- The Re-Download: Behind the vicious cycle of deleting and redownloading dating apps (5/4/22)
- Underage users on Grindr: The importance of community for LGBTQ+ youth (5/4/22)
- Virtual Reality course integrated into SEMO curriculum (6/17/22)
- New terminal at Cape airport an opportunity for SEMO pilot program (6/9/22)
- Effects of Number 5: “How Albert Pujols’ homecoming has inspired on one of SEMO’s biggest sluggers” (5/10/22)
Logging off: The start of my Instagram addiction
In seventh grade, my crush at the time asked me if I was on Instagram. I had zero idea what Instagram was, so I did what any middle schooler would do and lied before proceeding to furiously Google the term after school.
At that time, Instagram’s icon still gleamed in shades of brown and beige. No ombre mix of sunset colors. No sleek white outline. It was a time when people still posted selfies with Snapchat dog filters or badly photoshopped collages of their families at the beach. I downloaded the social media app on my mom’s phone, and so began my fate.
For three years, I checked my Instagram only by stealing my mother’s phone about three times a day. Thirty minute scrolling sessions were pretty typical, because any longer and my mom would start yelling about her missing phone (usually blaming my brother). I couldn’t download the app myself because I had an ancient budget LG flip phone at the time.
(Sidenote: there was internet on my old phone if you could type words accurately enough for Google to recognize it as a real language. A difficult feat with keys as wide as a millimeter.)
When I finally got my own iPhone in high school, Instagram was my first download. My newfound freedom allowed me to scroll for hours and hours and hours without interruption from my mom. Checking the app became a habit, a morning and night routine, a freetime activity and everything in-between.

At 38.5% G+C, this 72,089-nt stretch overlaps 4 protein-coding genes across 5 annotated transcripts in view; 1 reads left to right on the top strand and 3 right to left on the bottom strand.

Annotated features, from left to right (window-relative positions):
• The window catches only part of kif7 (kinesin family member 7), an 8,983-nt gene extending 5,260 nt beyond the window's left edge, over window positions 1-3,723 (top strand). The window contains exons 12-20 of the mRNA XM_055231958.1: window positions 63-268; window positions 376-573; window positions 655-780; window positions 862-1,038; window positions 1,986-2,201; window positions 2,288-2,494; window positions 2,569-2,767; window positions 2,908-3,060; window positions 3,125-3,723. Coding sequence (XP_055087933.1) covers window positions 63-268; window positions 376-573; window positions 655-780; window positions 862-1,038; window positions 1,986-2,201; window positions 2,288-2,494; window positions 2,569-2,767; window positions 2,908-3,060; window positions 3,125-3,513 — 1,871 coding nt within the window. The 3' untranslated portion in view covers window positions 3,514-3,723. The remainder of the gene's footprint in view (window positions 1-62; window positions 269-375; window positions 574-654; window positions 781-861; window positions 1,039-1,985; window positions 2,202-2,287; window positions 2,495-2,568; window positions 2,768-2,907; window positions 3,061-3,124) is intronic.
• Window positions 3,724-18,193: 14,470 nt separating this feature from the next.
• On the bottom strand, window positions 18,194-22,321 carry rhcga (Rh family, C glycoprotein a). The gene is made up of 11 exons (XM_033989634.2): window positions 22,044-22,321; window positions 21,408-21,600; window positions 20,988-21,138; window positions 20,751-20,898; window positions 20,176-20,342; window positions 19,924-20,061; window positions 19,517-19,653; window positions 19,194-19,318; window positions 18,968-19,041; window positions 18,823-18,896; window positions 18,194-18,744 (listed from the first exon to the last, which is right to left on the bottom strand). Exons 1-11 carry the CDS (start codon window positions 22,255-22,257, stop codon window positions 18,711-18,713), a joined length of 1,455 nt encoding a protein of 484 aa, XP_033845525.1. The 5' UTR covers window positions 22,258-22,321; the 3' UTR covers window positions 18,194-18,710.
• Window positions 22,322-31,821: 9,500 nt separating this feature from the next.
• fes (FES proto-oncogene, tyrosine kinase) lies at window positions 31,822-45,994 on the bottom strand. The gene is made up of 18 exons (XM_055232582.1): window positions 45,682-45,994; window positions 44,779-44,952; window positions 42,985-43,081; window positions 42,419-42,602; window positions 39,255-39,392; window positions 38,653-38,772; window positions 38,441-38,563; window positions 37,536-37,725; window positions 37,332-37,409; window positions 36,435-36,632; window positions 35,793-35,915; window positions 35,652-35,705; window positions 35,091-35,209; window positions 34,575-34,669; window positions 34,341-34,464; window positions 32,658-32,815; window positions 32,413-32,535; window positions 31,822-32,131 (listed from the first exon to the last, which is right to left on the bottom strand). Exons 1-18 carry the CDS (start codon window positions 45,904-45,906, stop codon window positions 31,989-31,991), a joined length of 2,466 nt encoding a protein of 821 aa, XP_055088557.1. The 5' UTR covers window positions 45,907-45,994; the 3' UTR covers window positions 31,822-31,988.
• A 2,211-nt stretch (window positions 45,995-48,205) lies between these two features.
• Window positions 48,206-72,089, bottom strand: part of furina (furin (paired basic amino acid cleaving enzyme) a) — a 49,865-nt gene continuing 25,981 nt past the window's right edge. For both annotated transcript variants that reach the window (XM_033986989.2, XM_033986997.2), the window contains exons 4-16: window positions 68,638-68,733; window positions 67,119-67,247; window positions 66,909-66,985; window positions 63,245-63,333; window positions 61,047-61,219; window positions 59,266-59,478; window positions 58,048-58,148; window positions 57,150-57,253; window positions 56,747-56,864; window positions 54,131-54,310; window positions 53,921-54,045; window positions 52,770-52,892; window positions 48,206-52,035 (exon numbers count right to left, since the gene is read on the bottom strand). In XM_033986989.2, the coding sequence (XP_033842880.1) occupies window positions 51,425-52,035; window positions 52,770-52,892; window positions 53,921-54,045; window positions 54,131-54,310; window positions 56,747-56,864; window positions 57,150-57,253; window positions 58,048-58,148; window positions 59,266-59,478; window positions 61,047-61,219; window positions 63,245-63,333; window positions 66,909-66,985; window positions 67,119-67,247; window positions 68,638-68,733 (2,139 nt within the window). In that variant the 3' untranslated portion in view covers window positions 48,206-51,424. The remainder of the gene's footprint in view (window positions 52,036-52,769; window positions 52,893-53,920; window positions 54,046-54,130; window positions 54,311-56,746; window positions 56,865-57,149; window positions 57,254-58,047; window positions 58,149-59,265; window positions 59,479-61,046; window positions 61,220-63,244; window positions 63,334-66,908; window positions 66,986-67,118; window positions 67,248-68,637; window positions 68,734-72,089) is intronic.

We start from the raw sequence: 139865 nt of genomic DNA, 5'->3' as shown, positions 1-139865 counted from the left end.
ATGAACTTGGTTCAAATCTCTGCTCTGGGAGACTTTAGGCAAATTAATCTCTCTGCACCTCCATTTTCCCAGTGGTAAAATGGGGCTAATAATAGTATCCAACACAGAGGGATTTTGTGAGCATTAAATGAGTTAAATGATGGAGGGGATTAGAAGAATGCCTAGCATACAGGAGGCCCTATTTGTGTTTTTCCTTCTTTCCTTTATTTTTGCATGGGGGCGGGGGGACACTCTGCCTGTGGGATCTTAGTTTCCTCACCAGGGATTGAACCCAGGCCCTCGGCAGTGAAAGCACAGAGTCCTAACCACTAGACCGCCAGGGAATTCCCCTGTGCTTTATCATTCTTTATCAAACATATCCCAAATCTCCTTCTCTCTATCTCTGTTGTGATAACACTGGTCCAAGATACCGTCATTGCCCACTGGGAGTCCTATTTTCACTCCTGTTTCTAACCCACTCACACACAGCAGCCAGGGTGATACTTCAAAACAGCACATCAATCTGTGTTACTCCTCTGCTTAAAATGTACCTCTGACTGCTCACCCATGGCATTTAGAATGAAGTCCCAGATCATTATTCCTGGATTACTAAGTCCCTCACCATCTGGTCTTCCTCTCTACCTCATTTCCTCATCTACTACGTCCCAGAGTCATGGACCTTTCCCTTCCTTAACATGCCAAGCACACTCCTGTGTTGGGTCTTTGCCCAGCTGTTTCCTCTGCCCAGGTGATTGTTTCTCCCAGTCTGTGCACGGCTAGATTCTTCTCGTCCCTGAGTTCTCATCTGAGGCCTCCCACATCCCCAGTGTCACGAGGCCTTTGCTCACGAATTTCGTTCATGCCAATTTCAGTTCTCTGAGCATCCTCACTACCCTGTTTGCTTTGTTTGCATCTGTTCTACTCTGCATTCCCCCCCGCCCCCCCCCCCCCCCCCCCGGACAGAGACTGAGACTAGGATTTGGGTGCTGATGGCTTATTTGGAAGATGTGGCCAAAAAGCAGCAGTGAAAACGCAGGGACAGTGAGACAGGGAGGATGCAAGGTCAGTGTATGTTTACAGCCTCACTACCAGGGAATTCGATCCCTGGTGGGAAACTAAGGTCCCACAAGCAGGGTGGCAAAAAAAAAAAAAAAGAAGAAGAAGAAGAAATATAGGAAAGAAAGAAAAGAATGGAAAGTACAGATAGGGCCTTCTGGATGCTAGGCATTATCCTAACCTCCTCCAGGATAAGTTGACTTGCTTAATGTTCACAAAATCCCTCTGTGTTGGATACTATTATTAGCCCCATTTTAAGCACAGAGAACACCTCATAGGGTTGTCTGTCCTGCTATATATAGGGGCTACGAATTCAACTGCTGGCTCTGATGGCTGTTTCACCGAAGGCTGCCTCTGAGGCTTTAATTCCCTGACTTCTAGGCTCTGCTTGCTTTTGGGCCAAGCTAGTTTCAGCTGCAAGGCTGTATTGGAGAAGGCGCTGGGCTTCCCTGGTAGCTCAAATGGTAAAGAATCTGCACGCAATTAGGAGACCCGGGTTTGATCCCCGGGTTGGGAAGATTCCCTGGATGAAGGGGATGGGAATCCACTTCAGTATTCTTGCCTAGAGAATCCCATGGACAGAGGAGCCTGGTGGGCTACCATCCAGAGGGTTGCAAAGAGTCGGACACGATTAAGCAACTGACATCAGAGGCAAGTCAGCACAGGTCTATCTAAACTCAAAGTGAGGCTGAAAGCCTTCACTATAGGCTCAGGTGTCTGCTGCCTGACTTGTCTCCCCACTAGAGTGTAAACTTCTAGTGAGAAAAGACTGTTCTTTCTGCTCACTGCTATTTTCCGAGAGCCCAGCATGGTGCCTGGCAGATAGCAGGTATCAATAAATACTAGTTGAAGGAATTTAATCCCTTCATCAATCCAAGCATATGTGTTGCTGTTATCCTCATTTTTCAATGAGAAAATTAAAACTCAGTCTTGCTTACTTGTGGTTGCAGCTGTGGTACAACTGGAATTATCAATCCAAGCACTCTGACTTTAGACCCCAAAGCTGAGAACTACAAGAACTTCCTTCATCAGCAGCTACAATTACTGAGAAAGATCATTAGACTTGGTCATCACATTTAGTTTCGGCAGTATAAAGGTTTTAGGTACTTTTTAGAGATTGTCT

It was all rooted in a forever FOMO. The same FOMO TikTok created with its personalized algorithm and endless feed. (But that’s a conversation for another day).
For the past year, I’ve been trying to delete the app, but always hesitate before pressing that little red “X”. I keep thinking, “What if I forget my password?” “What if I need to contact someone for work?” “What if I miss messages from my friends?” So, instead I’ve removed the app from my home screen.
This means the app is still on my phone, but only accessible through the App Library – one left swipe past the home screen. Nothing has changed with my Instagram checking habit. It just takes my thumb one extra swipe to get to the app now.
Today, I decided to spend one day without Instagram. Yes, one day. We’re taking baby steps here. Despite the cleanse, my thumbs still swiped to the App Library page and tapped the Insta icon multiple times. Either it’s muscle memory or my thumbs are possessed by Mark Zuckerberg. Every time I accidentally tapped the app, I exited right away – usually shocked – then found something else to do.
Things I did today instead of scrolling: read, watched the Olympics with my mom, completed homework and wrote this column. I’m realizing I have a lot more free time than I thought after adding up all those little moments when I’d usually scroll through Insta.
I’ll explore different ways to “log off” from the world of constant notifications, likes, emails, little screens and big screens in this weekly column.
To me, the internet and reality have always felt like two separate worlds. When I constantly check my phones throughout the day, it’s like I’m on an endless seesaw between the two. Back and forth. Back and forth. It’s exhausting.
This semester, I’m hoping to let the “blue light” world go dark for just a little while, and find ways to be present in this world – the one where I can not only order a double chocolate espresso, but taste it too.